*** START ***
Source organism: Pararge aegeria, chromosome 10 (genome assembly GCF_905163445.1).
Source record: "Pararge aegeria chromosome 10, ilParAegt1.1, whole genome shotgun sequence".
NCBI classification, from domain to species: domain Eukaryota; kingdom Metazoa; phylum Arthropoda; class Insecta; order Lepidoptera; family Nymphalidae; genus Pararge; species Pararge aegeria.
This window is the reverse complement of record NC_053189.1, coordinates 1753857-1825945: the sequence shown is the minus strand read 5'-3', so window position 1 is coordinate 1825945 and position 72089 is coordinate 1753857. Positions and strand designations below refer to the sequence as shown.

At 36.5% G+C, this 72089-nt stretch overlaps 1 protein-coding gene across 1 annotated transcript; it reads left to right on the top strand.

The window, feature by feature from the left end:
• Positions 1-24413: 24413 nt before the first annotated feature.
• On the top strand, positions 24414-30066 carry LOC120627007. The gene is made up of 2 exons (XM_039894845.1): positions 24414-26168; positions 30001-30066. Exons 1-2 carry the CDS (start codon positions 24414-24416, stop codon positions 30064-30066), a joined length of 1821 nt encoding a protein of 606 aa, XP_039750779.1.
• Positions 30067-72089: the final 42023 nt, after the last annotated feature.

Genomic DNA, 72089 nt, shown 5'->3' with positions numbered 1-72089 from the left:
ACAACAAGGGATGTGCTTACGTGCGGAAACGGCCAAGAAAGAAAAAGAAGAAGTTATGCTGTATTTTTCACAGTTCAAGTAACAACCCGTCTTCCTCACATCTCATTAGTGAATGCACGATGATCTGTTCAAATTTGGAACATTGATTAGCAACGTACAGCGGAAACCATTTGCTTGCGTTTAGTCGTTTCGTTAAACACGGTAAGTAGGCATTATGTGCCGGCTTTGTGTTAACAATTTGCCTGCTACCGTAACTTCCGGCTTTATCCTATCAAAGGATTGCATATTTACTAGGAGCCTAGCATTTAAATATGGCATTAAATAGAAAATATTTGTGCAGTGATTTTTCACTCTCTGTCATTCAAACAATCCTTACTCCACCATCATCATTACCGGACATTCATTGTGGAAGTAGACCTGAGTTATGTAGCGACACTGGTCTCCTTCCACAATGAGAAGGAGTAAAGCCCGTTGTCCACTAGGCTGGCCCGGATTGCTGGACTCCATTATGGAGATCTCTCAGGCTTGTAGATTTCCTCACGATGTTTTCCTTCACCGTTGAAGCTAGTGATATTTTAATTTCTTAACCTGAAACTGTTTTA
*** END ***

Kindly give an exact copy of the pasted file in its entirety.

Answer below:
Source organism: Pararge aegeria, chromosome 10 (genome assembly GCF_905163445.1).
Source record: "Pararge aegeria chromosome 10, ilParAegt1.1, whole genome shotgun sequence".
NCBI classification, from domain to species: domain Eukaryota; kingdom Metazoa; phylum Arthropoda; class Insecta; order Lepidoptera; family Nymphalidae; genus Pararge; species Pararge aegeria.
This window is the reverse complement of record NC_053189.1, coordinates 1753857-1825945: the sequence shown is the minus strand read 5'-3', so window position 1 is coordinate 1825945 and position 72089 is coordinate 1753857. Positions and strand designations below refer to the sequence as shown.

At 36.5% G+C, this 72089-nt stretch overlaps 1 protein-coding gene across 1 annotated transcript; it reads left to right on the top strand.

The window, feature by feature from the left end:
• Positions 1-24413: 24413 nt before the first annotated feature.
• On the top strand, positions 24414-30066 carry LOC120627007. The gene is made up of 2 exons (XM_039894845.1): positions 24414-26168; positions 30001-30066. Exons 1-2 carry the CDS (start codon positions 24414-24416, stop codon positions 30064-30066), a joined length of 1821 nt encoding a protein of 606 aa, XP_039750779.1.
• Positions 30067-72089: the final 42023 nt, after the last annotated feature.

Genomic DNA, 72089 nt, shown 5'->3' with positions numbered 1-72089 from the left:
ACAACAAGGGATGTGCTTACGTGCGGAAACGGCCAAGAAAGAAAAAGAAGAAGTTATGCTGTATTTTTCACAGTTCAAGTAACAACCCGTCTTCCTCACATCTCATTAGTGAATGCACGATGATCTGTTCAAATTTGGAACATTGATTAGCAACGTACAGCGGAAACCATTTGCTTGCGTTTAGTCGTTTCGTTAAACACGGTAAGTAGGCATTATGTGCCGGCTTTGTGTTAACAATTTGCCTGCTACCGTAACTTCCGGCTTTATCCTATCAAAGGATTGCATATTTACTAGGAGCCTAGCATTTAAATATGGCATTAAATAGAAAATATTTGTGCAGTGATTTTTCACTCTCTGTCATTCAAACAATCCTTACTCCACCATCATCATTACCGGACATTCATTGTGGAAGTAGACCTGAGTTATGTAGCGACACTGGTCTCCTTCCACAATGAGAAGGAGTAAAGCCCGTTGTCCACTAGGCTGGCCCGGATTGCTGGACTCCATTATGGAGATCTCTCAGGCTTGTAGATTTCCTCACGATGTTTTCCTTCACCGTTGAAGCTAGTGATATTTTAATTTCTTAACCTGAAACTGTTTTA